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Posted by Massachusetts Office of Travel & Tourism

Telling the Native American Story in Massachusetts 
Jim Peters is a member of the Mashpee Tribe of the Wampanoag Nation. He serves as executive director of the Massachusetts Commission on Indian Affairs and is member of the Plymouth 400 Commission.  We spoke with Jim about Thanksgiving and the experience of Native Americans in Massachusetts. 

Tell us about your background and work on behalf of Massachusetts’ Native American community. 
I was raised in Mashpee, one of the original Indian Plantations, established to protect us from the expanding Colonies.  Growing up in a community where just about everyone was related provided a sense of security and discipline, where if you did something wrong across town you could get scolded in the field and by the time you got home your parents already knew the story and their response. Participating in community endeavors such as hunting, fishing, planting and helping others was all quite normal, we just did it because it was necessary. It’s about family and it’s about Tribe.

My parents were gifted with a cultural commitment so participating in ceremonies, historic commemorations, our annual Pow Wow, as well as Aquinnah, Nipmuc, Narragansett and Shinnecock activities, to name a few, went without question and continues to this day.

My Great Grand Mother told me to never forget that we have a blood connection to this land. The water we drink and food we eat gives us that essence of one with our Mother Earth and that goes back thousands of years. Always have respect for all living things.  Over the years, I have met families of other tribes that have been given those same instructions.

After undergraduate school, I worked for the Mashpee Tribe, Narragansett, and Mashantucket Pequot and for the Commission on Indian Affairs for the past 20 years. 

How many Native Americans live in Massachusetts and where are they concentrated?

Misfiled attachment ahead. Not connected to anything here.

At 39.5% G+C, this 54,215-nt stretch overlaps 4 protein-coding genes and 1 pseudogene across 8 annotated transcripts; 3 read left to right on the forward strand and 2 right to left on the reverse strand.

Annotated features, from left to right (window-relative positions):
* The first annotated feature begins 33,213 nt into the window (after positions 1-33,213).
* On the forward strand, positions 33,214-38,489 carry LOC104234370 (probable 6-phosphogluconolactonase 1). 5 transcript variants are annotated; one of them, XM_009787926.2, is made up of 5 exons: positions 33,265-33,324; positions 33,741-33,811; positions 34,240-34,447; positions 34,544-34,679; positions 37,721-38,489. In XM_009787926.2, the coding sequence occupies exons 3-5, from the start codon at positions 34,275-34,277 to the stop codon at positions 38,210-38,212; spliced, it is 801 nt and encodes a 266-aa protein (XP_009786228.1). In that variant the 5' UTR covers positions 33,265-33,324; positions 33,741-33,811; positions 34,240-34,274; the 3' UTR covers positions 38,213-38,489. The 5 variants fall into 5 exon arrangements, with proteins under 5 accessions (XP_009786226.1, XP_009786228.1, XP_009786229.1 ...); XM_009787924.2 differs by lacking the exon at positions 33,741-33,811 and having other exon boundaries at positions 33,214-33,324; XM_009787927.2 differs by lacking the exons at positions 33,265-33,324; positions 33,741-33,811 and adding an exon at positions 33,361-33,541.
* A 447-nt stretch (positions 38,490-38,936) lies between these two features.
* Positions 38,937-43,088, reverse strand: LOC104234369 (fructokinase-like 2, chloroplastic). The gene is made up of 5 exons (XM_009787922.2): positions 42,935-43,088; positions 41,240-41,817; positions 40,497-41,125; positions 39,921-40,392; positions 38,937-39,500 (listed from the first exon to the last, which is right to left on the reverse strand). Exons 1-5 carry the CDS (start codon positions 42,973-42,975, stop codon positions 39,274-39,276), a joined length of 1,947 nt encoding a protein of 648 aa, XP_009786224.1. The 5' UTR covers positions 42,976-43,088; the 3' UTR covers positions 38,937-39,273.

The 2010 US Census estimates 50 thousand Native Americans in Massachusetts. It appears that our population is so small and diverse it is difficult to accurately quantify.  The largest concentration is in the Greater Boston Counties of Norfolk, Suffolk and Middlesex. Mashpee and Aquinnah Tribes indigenous to Barnstable and Dukes County constitute the next largest populations. Plymouth and Bristol Counties have three urban centers – Brockton, New Bedford and Fall River – where many Wampanoag and other indigenous people have found affordable refuge. Worchester County is within the Nipmuc territory .   Now that the 2020 Census is upon us with new technology, we have to encourage our folks to make the effort to standup and be counted. It’s very important to our future generations. 

Thanksgiving celebrates the generosity of Wampanoags who helped the Pilgrims survive in the 17th century.  How do you prefer to spend Thanksgiving?
Giving thanks to all living things is a profound concept, particularly in a materialistic society. In my opinion, of all the American Holidays, Thanksgiving is the most important.  It’s a day that brings families and friends together to share the fruits of the earth and give thanks for the blessings they have received.
As for myself, since my cousin Frank James was denied an opportunity to share the plight of our people during the 350th Anniversary of the Mayflower, I generally pilgrimage to Coles Hill in Plymouth to pay tribute to all my relations, along with several hundred others who converge.  Frank termed this annual event “The National Day of Mourning,” a time to offer prayer and reflection on our plight as human beings past and present.

Tell us about the traveling exhibit, “Our” Story: 400 Years of Wampanoag History, which is an important part of the Plymouth 400 commemoration in 2020. 
“Our” Story: 400 years of Wampanoag History was conceptualized, researched and produced by SmokeSygnals, a Tribal member-owned entity on Cape Cod.  This unprecedented traveling exhibit reveals little-known historic and cultural realities of the People of the First Light.  It portrays a number of historic points in our shared history that are rarely provided in America’s curriculum.   It is about the divergent realties of contradictive cultures and how we have evolved over the past 400 years of the colonization of America.  It is an important reflection on our shared history, certainly an appropriate opportunity to assess our past, present and envision what we are leaving for our future generations.  Coming full circle.

Thank you Jim.